A Professional Journey From New York to Sydney First Person on the Last Page First Person on the Last Page
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First Person on the Last Page  |   June 01, 2010
A Professional Journey From New York to Sydney
Author Notes
  • Heather Weiner, MS, CCC-SLP, is a speech-language pathologist for Communicate Speech Pathology in Australia. She focuses on working with children who have speech and/or language delays or difficulties as well as children with disabilities. Contact her at hmweiner@gmail.com.
    Heather Weiner, MS, CCC-SLP, is a speech-language pathologist for Communicate Speech Pathology in Australia. She focuses on working with children who have speech and/or language delays or difficulties as well as children with disabilities. Contact her at hmweiner@gmail.com.×
Article Information
Balance & Balance Disorders / Cultural & Linguistic Diversity / Professional Issues & Training / ASHA News & Member Stories / International & Global / First Person on the Last Page
First Person on the Last Page   |   June 01, 2010
A Professional Journey From New York to Sydney
The ASHA Leader, June 2010, Vol. 15, 39. doi:10.1044/leader.FPLP.15072010.39
The ASHA Leader, June 2010, Vol. 15, 39. doi:10.1044/leader.FPLP.15072010.39

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After relocating from my home in New York City to the opposite side of the world in Sydney, Australia, my world was feeling upside-down. My fiancé is Australian, and after meeting him in Sydney where I previously studied, we decided that the time was right to spend a few years in Australia. I was lucky to find a job and began working in a private pediatric practice, similar to what I had been doing for two years in New York.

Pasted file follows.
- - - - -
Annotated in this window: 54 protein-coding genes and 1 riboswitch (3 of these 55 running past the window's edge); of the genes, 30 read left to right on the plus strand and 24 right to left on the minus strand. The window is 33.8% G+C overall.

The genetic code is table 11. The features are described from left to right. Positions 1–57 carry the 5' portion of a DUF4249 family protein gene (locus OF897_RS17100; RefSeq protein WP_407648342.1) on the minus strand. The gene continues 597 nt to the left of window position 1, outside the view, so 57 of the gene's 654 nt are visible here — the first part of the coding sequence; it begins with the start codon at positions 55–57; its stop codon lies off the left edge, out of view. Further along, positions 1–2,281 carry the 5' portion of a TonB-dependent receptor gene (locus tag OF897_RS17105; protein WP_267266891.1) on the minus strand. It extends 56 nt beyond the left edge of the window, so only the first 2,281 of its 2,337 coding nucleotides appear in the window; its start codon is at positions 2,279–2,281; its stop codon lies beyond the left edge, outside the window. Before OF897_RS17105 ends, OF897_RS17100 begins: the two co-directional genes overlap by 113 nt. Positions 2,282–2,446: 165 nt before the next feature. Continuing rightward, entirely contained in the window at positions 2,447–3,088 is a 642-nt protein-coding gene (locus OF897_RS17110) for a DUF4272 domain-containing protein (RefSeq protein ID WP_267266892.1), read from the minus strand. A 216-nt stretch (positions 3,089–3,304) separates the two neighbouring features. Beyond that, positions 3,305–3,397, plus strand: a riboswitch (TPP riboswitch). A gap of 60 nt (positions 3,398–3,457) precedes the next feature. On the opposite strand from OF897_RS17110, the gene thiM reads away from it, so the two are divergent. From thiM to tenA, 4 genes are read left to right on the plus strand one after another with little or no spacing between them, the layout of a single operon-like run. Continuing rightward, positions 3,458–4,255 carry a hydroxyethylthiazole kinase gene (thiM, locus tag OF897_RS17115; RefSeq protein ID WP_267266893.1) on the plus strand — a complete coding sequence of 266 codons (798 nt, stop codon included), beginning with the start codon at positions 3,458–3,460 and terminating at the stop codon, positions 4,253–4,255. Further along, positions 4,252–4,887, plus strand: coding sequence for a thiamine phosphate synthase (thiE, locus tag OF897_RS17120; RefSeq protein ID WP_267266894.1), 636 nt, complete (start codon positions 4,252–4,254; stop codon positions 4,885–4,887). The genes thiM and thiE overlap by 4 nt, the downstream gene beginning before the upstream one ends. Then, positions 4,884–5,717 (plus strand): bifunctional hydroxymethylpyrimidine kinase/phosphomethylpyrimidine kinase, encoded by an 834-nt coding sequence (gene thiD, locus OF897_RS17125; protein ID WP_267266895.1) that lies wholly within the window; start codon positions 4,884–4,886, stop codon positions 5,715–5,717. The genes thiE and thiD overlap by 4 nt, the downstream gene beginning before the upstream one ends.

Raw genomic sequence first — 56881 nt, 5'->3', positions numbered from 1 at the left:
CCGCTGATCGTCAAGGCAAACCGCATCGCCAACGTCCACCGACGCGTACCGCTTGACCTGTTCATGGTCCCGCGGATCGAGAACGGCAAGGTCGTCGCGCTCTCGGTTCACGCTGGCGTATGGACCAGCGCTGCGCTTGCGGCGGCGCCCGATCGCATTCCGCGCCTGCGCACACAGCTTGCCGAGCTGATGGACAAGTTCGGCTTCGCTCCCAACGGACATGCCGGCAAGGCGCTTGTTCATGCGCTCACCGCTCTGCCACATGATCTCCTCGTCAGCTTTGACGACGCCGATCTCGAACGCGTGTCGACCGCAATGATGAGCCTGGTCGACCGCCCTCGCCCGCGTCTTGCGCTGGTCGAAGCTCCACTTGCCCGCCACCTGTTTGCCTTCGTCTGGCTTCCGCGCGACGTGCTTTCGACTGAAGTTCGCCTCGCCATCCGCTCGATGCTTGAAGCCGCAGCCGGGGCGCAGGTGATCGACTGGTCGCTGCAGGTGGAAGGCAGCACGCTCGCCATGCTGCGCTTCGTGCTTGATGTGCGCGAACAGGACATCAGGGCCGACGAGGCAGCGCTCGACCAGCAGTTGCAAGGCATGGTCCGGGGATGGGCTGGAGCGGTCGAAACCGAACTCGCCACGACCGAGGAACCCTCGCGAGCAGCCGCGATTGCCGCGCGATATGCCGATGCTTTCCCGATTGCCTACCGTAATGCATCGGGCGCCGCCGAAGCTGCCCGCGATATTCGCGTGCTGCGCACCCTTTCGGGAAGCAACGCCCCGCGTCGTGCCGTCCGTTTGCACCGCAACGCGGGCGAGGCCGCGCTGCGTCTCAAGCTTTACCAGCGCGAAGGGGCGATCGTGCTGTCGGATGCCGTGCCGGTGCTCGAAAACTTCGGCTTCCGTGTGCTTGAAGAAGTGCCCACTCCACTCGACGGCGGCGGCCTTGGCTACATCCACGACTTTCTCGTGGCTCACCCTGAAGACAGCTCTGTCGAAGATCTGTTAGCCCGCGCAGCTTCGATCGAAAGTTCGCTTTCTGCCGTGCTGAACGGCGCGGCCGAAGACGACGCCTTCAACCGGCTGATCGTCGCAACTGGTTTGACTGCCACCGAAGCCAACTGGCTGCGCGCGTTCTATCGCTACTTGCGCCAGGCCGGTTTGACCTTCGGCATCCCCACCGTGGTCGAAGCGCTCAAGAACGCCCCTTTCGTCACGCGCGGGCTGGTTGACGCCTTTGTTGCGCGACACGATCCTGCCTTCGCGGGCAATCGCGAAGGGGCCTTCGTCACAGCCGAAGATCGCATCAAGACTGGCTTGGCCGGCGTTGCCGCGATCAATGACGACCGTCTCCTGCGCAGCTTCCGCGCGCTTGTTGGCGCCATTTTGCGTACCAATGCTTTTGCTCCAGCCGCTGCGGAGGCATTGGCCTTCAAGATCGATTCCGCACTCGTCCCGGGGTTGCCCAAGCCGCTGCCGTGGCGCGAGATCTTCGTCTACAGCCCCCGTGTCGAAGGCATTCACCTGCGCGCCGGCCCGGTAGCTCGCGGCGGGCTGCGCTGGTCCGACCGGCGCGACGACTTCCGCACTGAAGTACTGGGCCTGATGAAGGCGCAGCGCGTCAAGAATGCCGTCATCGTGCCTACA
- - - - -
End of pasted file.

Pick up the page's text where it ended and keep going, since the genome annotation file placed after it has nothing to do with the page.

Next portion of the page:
I started working the day after my move to Sydney and after a 24-hour flight. Everyone thought I was completely insane, but as a fast-paced New Yorker, I needed to get busy and into a routine as soon as possible.
The major differences were that I now had to drive to each client, instead of walking or hopping on the subway—and of course…the accents! For example, there was no need to work on the “er” sound in Australia…Why? Because a farmer (pronounced “farm-err” in New York) is actually a “far-mah” in Aussie-speak! The kids think I sound like an actress and constantly ask me to say words like “dawg” and “cawfee.”
I have now been living and working in Sydney for more than six months and I have to say that being a speech-language pathologist is the one thing in my life that has stayed constant. It is what I know how to do and what I am passionate about. Although I am far from my family and friends, this field is rewarding and I come home every day feeling fulfilled. I work primarily with preschool children and I often see real progress in a short period of time and I am inspired to push them and myself constantly.
I have been to several professional conferences in Australia and have continued to build my professional network. Our profession is one that is wanted, admired, and respected in Australia and there are employment opportunities in both private and public settings. Australia leads the way in many aspects of hearing research and the profession remains on the Department of Foreign Affairs “wanted professions list.” ASHA’s mutual recognition agreement of certification made it possible for me to have the opportunity to work in both places, and I am very appreciative for the reciprocity arrangements currently in place.
Although I continue to try and settle into this new country in the other aspects of my life, I am exceptionally proud to call myself an SLP and I am grateful for the career path this profession has provided.
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June 2010
Volume 15, Issue 7